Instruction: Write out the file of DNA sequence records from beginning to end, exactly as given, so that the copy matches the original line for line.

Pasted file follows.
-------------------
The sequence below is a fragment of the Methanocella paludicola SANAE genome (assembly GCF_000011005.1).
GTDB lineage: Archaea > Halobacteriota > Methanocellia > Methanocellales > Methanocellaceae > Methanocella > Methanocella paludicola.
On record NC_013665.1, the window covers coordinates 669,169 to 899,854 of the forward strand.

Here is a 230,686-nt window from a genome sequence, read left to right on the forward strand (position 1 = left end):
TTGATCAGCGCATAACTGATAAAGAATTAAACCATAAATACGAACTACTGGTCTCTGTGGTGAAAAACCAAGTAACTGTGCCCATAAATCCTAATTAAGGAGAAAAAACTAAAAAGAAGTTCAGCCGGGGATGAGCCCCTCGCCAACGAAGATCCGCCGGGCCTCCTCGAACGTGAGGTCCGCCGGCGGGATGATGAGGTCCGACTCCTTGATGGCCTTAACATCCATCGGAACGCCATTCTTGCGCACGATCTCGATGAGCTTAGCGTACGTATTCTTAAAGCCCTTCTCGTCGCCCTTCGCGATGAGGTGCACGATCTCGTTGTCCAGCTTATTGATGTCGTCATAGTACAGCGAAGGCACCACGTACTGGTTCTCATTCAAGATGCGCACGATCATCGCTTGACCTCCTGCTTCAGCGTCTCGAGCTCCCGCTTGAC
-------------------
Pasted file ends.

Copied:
The sequence below is a fragment of the Methanocella paludicola SANAE genome (assembly GCF_000011005.1).
GTDB lineage: Archaea > Halobacteriota > Methanocellia > Methanocellales > Methanocellaceae > Methanocella > Methanocella paludicola.
On record NC_013665.1, the window covers coordinates 669,169 to 899,854 of the forward strand.

Here is a 230,686-nt window from a genome sequence, read left to right on the forward strand (position 1 = left end):
TTGATCAGCGCATAACTGATAAAGAATTAAACCATAAATACGAACTACTGGTCTCTGTGGTGAAAAACCAAGTAACTGTGCCCATAAATCCTAATTAAGGAGAAAAAACTAAAAAGAAGTTCAGCCGGGGATGAGCCCCTCGCCAACGAAGATCCGCCGGGCCTCCTCGAACGTGAGGTCCGCCGGCGGGATGATGAGGTCCGACTCCTTGATGGCCTTAACATCCATCGGAACGCCATTCTTGCGCACGATCTCGATGAGCTTAGCGTACGTATTCTTAAAGCCCTTCTCGTCGCCCTTCGCGATGAGGTGCACGATCTCGTTGTCCAGCTTATTGATGTCGTCATAGTACAGCGAAGGCACCACGTACTGGTTCTCATTCAAGATGCGCACGATCATCGCTTGACCTCCTGCTTCAGCGTCTCGAGCTCCCGCTTGAC